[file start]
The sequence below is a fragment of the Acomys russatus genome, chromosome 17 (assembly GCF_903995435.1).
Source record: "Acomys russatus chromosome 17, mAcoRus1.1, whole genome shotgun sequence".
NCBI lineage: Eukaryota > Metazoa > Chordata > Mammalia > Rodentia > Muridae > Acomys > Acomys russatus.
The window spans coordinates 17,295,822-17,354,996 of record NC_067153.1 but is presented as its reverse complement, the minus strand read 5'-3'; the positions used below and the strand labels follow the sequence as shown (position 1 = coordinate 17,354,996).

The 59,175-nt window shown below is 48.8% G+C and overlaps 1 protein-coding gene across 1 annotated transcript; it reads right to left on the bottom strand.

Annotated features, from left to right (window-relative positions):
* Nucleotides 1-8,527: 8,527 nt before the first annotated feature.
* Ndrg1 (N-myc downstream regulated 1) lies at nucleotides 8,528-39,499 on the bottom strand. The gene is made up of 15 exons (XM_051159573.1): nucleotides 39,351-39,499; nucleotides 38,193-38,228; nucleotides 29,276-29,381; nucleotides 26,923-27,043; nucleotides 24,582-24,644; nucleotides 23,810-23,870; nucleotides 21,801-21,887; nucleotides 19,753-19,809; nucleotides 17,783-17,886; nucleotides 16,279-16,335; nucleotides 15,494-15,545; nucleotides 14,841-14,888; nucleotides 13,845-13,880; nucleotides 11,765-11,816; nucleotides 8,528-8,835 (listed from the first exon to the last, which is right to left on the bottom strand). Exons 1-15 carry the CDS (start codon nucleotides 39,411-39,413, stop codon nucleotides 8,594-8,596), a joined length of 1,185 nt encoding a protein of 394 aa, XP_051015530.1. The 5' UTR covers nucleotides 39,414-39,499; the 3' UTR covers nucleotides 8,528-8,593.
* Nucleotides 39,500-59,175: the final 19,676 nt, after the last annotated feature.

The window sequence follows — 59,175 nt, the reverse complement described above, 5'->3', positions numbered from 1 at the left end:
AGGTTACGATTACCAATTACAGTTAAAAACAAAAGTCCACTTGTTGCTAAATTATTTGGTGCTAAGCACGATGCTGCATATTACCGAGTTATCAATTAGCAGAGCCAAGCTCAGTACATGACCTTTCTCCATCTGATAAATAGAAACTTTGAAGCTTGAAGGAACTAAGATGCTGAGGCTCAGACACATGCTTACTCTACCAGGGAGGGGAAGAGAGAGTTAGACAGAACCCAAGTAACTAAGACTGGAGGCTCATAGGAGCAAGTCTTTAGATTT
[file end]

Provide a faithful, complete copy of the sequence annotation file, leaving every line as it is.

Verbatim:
The sequence below is a fragment of the Acomys russatus genome, chromosome 17 (assembly GCF_903995435.1).
Source record: "Acomys russatus chromosome 17, mAcoRus1.1, whole genome shotgun sequence".
NCBI lineage: Eukaryota > Metazoa > Chordata > Mammalia > Rodentia > Muridae > Acomys > Acomys russatus.
The window spans coordinates 17,295,822-17,354,996 of record NC_067153.1 but is presented as its reverse complement, the minus strand read 5'-3'; the positions used below and the strand labels follow the sequence as shown (position 1 = coordinate 17,354,996).

The 59,175-nt window shown below is 48.8% G+C and overlaps 1 protein-coding gene across 1 annotated transcript; it reads right to left on the bottom strand.

Annotated features, from left to right (window-relative positions):
* Nucleotides 1-8,527: 8,527 nt before the first annotated feature.
* Ndrg1 (N-myc downstream regulated 1) lies at nucleotides 8,528-39,499 on the bottom strand. The gene is made up of 15 exons (XM_051159573.1): nucleotides 39,351-39,499; nucleotides 38,193-38,228; nucleotides 29,276-29,381; nucleotides 26,923-27,043; nucleotides 24,582-24,644; nucleotides 23,810-23,870; nucleotides 21,801-21,887; nucleotides 19,753-19,809; nucleotides 17,783-17,886; nucleotides 16,279-16,335; nucleotides 15,494-15,545; nucleotides 14,841-14,888; nucleotides 13,845-13,880; nucleotides 11,765-11,816; nucleotides 8,528-8,835 (listed from the first exon to the last, which is right to left on the bottom strand). Exons 1-15 carry the CDS (start codon nucleotides 39,411-39,413, stop codon nucleotides 8,594-8,596), a joined length of 1,185 nt encoding a protein of 394 aa, XP_051015530.1. The 5' UTR covers nucleotides 39,414-39,499; the 3' UTR covers nucleotides 8,528-8,593.
* Nucleotides 39,500-59,175: the final 19,676 nt, after the last annotated feature.

The window sequence follows — 59,175 nt, the reverse complement described above, 5'->3', positions numbered from 1 at the left end:
AGGTTACGATTACCAATTACAGTTAAAAACAAAAGTCCACTTGTTGCTAAATTATTTGGTGCTAAGCACGATGCTGCATATTACCGAGTTATCAATTAGCAGAGCCAAGCTCAGTACATGACCTTTCTCCATCTGATAAATAGAAACTTTGAAGCTTGAAGGAACTAAGATGCTGAGGCTCAGACACATGCTTACTCTACCAGGGAGGGGAAGAGAGAGTTAGACAGAACCCAAGTAACTAAGACTGGAGGCTCATAGGAGCAAGTCTTTAGATTT